What if you wanted to make your own movie? Part 2 of 2

If you missed it: Part 1 with cost, approach, equipment, and budgeting


I consider Distribber to be one of the best aggregators (distributor) for movies. They cater to independents and try to make it easy. They know the format required for each outlet, and have relationships with them. Placement with an outlet isn't guaranteed.

Most of the outlets will cost you money (around a 1000 for each outlet), but if your movie is successful, each of them is well worth it.

My statistics are 2 to 3 years old, and things change rapidly in the online outlets. But at that time, gamebox services were the biggest outlets because that's the way most movies were streamed. So, Xbox and others are good bets.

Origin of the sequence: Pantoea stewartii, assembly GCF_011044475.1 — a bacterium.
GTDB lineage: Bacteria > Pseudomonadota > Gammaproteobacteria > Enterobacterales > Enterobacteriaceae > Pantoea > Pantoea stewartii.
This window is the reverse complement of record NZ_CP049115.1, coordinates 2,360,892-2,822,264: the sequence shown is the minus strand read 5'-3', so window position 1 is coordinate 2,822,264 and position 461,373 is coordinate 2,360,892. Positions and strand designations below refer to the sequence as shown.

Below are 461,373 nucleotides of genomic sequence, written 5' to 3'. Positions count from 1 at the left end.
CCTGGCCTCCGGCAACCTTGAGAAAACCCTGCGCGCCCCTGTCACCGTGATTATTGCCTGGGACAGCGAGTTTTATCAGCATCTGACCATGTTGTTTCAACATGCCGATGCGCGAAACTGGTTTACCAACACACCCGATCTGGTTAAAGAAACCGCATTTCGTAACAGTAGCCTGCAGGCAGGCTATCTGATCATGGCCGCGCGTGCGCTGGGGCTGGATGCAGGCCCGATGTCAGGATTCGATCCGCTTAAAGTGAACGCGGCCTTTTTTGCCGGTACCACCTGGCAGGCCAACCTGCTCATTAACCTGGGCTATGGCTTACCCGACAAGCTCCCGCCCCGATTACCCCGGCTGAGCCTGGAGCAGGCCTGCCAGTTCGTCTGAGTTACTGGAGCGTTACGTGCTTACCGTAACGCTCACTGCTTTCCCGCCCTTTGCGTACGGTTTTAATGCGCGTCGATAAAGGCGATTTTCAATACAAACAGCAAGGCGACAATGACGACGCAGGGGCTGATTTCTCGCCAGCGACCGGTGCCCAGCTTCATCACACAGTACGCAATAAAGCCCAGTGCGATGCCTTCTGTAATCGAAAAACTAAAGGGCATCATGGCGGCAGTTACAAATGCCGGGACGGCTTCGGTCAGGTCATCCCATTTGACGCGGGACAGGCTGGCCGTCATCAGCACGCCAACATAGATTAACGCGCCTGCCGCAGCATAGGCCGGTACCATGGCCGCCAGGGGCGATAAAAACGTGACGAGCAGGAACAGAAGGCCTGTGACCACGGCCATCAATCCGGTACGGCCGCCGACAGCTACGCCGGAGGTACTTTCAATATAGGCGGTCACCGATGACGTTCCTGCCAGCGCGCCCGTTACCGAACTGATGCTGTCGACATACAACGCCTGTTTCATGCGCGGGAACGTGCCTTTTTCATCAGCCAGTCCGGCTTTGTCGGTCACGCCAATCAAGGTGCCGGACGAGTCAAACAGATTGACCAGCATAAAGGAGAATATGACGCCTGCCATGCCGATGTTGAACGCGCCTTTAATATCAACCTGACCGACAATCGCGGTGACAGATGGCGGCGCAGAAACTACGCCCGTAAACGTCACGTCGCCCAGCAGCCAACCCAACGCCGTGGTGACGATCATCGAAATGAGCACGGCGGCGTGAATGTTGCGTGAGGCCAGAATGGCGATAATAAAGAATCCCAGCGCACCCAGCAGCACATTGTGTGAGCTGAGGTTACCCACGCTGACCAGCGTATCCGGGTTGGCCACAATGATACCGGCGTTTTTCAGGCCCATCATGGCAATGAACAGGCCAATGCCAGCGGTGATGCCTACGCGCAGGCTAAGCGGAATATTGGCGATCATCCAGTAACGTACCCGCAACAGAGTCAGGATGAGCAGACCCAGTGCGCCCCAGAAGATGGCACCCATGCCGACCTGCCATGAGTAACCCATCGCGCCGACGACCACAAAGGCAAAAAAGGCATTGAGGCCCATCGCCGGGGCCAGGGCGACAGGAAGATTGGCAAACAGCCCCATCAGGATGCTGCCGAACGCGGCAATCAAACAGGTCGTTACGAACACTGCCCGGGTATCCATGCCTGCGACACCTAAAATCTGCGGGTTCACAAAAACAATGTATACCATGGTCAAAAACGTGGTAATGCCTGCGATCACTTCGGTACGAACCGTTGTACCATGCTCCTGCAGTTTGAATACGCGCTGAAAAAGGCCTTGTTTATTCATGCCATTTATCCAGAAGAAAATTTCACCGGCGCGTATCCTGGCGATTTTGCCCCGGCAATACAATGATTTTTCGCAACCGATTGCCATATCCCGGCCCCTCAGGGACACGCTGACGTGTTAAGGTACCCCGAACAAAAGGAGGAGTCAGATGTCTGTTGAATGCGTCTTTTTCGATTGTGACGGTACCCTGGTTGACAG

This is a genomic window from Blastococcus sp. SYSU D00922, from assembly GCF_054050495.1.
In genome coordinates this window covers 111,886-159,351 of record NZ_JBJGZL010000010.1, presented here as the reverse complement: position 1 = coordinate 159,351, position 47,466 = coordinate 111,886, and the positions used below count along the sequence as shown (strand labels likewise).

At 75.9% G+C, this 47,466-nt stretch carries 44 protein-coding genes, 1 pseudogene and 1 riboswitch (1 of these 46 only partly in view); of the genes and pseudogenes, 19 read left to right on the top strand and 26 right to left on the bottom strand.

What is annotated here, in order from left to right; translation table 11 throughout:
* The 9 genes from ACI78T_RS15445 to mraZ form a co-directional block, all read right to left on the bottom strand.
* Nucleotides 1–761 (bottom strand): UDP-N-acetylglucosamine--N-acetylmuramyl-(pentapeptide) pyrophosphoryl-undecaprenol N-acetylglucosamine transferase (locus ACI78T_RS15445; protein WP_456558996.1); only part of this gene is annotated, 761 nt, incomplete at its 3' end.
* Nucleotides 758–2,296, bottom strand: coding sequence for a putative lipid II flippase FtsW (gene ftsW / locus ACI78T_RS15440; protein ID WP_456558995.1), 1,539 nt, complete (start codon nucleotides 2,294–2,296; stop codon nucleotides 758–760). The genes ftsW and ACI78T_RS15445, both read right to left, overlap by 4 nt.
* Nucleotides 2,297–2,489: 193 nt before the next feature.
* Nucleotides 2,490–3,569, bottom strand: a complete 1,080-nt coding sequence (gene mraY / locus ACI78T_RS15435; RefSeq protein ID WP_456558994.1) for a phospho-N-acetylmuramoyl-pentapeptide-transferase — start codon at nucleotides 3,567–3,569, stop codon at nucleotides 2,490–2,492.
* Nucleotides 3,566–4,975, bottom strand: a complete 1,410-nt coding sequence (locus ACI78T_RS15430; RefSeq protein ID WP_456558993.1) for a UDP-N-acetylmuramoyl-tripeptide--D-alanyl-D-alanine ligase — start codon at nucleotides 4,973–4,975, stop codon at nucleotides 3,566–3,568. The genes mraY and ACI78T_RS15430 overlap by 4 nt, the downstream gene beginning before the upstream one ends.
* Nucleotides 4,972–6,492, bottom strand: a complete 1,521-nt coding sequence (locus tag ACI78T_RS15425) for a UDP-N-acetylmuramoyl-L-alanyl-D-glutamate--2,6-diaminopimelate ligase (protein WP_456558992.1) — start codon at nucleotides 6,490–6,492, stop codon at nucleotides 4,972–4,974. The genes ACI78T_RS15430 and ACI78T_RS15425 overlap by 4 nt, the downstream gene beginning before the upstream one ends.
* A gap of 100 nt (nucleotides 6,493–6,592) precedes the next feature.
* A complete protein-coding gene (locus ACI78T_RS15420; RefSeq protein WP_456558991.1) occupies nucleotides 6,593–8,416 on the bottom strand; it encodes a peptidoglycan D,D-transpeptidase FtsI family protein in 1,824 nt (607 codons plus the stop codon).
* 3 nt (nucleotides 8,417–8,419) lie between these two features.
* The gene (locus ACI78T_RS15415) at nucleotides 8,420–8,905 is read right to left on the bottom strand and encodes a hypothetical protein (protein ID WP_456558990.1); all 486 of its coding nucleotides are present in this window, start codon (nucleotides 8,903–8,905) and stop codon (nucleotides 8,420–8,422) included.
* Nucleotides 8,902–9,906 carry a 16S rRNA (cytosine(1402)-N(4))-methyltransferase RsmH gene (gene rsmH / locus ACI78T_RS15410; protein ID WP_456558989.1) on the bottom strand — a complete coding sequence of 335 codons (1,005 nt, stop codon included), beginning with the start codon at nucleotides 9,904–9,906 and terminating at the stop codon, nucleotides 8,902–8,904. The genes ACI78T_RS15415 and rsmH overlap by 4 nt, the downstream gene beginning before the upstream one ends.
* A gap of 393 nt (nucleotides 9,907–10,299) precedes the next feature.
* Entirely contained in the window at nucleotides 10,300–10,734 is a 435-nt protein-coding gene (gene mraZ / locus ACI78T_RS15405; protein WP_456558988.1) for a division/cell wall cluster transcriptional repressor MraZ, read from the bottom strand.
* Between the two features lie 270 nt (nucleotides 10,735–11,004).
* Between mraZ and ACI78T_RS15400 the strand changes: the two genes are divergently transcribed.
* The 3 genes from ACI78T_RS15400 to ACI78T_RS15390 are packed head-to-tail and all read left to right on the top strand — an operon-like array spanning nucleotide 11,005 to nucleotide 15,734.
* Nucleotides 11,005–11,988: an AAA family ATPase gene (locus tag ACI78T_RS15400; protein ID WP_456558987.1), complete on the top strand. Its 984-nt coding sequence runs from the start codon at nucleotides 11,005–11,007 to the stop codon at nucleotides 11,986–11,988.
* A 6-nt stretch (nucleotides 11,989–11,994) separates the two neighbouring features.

Netflix and Amazon are really good, but Netflix isn't known for paying that well because they are strictly a subscription model.

Outlets like VUDU are prime territory.

If you can develop a relationship with a company like Crackle, that distributes over Roku, that's a good outlet.

You can find distributors who work with satellite companies for PPV movies. I did.

Working with cable companies for PPV is much more difficult. You have to approach and negotiate with each one of them, and there are a lot of regional cable suppliers.

The difficult thing is matching your release strategy with your advertising strategy. You want to release in some test markets to see how your movie performs at the "box office," but performance has everything to do with advertising, and you don't want to put much money into advertising into you are in all outlets.